The Down Payment Dilemma
There are several very good reasons to save for a large down payment before you buy a home, but when rates and prices are going up, many prospective buyers worry that taking any more time to save will cost them more than a large down payment is worth. There are indeed many ways to get a mortgage with relatively little cash up front, and making this choice often comes down to how much personal debt you have and whether saving a little more can get you out of paying mortgage insurance.
The Benefits of a Large Down Payment
Traditionally, the ideal down payment for a home is equal to 20 percent of the purchase price. For a $250,000 home, this would be $50,000, which is rather more than the average American has set aside in the ol’ piggy bank these days.
The advantages of putting 20 percent down, however, should not be ignored:
- It’ll be much easier to qualify for a home loan.
- You’ll have a lower monthly payment.
- You’ll save enormously on interest in the long run.
- You’ll have substantial equity built up in your home from the moment you move in.
The most important point to make is that with a 20 percent down payment, you won’t have to pay extra every month for mortgage insurance. Mortgage insurance, whether it’s a private mortgage insurance policy or the mortgage insurance premium for an FHA loan, costs you thousands of dollars extra over the life of your loan, with no benefit to your home equity.
Low (and No) Down Payment Options
The government-sponsored enterprises that back up most of the mortgage industry recognize that saving tens of thousands of dollars for a home purchase is very challenging in our modern economy. In addition, various government departments have been increasing access to mortgages for decades.
- It is now possible to get a conventional mortgage with as little as 3 percent down if you have great credit and plenty of income.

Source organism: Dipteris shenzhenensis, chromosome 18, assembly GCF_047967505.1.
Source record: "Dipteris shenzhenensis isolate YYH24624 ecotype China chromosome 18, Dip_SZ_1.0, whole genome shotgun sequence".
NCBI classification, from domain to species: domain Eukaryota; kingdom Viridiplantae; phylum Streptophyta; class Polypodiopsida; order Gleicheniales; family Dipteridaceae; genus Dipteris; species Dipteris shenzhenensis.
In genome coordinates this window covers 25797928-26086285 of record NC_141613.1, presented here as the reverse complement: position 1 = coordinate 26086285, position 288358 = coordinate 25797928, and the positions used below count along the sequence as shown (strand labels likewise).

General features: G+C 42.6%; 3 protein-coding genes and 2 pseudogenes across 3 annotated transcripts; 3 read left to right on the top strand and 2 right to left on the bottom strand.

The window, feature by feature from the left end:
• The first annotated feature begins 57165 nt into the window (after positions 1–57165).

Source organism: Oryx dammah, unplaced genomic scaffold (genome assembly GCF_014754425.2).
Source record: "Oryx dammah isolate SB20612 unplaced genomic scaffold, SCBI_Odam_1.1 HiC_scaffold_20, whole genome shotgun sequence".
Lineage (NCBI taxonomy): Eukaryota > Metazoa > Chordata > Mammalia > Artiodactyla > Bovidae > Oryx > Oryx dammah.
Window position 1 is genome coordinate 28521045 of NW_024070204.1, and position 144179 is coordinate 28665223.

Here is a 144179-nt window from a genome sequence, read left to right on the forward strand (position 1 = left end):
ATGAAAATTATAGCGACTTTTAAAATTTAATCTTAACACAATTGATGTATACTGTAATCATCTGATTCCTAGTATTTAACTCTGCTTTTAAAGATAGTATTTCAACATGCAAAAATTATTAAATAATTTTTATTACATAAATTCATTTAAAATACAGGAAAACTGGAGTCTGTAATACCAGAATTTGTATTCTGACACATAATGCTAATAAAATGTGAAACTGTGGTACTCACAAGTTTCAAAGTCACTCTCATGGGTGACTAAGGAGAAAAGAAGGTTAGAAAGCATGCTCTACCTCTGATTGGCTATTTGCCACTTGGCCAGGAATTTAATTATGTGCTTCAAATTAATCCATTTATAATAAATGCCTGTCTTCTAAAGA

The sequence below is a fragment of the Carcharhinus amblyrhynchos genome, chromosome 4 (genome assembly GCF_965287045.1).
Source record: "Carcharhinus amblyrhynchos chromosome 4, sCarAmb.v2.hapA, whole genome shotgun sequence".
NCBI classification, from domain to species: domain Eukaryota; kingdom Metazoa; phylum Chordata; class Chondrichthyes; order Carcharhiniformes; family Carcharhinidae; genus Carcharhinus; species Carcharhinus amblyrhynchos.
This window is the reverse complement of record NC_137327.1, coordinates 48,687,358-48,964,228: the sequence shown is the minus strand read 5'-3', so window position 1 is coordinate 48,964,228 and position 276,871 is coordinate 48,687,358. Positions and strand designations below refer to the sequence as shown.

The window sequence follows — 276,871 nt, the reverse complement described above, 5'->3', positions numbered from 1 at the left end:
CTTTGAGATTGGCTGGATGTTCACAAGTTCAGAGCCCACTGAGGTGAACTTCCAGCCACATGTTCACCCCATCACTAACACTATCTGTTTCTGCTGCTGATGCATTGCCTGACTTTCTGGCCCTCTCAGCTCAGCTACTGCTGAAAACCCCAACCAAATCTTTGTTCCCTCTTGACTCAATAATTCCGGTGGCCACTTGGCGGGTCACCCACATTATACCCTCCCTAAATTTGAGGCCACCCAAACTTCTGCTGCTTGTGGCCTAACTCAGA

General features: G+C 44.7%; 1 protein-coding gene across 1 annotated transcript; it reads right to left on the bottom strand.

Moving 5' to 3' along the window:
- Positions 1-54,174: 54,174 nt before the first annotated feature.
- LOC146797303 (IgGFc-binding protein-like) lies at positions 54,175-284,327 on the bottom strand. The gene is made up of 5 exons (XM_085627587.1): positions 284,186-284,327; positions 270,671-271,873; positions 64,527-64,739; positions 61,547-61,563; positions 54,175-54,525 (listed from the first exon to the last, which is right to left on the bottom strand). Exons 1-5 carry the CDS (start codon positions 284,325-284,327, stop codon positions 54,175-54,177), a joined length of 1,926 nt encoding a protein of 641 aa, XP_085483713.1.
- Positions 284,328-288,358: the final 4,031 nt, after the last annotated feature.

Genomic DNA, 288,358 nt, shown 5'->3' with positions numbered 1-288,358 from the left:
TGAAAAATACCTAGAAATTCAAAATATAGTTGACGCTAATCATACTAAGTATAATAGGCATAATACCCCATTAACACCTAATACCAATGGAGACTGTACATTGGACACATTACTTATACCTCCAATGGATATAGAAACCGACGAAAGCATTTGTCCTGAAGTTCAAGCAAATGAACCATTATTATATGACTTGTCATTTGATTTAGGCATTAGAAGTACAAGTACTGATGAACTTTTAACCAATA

- The Federal Housing Administration (FHA) makes it possible to get a mortgage with a down payment of 3.5 percent even with less-than-perfect credit.
- The Department of Agriculture (USDA) has a zero-down-payment program for people buying homes in certain rural and suburban areas.
- The Department of Veterans Affairs (VA) famously grants service members, veterans and eligible spouses the benefit of being able to qualify for a mortgage with no down payment.
- Many state and local governments offer down-payment assistance grants and no-interest loans to encourage homeownership in select communities.
If you’re able to take advantage of one of these options, and it looks like home prices may rise faster than you can save more money, then seizing the moment may well be the wisest course of action.
Two Special Considerations
Ultimately, you have to use your best judgement to decide whether to buy with a low down payment or put more of your own savings into the home up front. That said, there are two situations in which a clear-cut case can be made:
- High Personal Debt: If you have to make hefty payments every month toward credit card balances or other high-interest debts, you should pay down this debt as much as reasonably possible before applying for a mortgage — even if that means using part of your down payment savings to do it. Debts in general make it more difficult to qualify for a home loan, and mortgage interest is usually easier to live with than the interest that accrues on credit card balances.
- Avoiding Mortgage Insurance: If you are not eligible for a VA loan, and you already have enough saved to put 15 percent or more down for your target home price, you should seriously consider either saving more money or looking for a less expensive home in order to get your down payment up to 20 percent. Doing this will take mortgage insurance completely out of the equation, which will save you thousands upon thousands of dollars in the long run.
Buying a home conventionally with 4.5% interest rate
Home Price: $250,000
Loan Amount: $200,000
Term: 30 years
Buying a home FHA-style with 4.25% interest rate
Home Price: $250,000
Loan Amount: $241,250
Term: 30 years
(Interest + Mortgage Insurance)$186,001 + $65,309
*These figures are given for example purposes only. The interest rates shown were par rates as of April 12, 2017, but rates are subject to change on a daily basis. Contact a loan originator for a current estimate.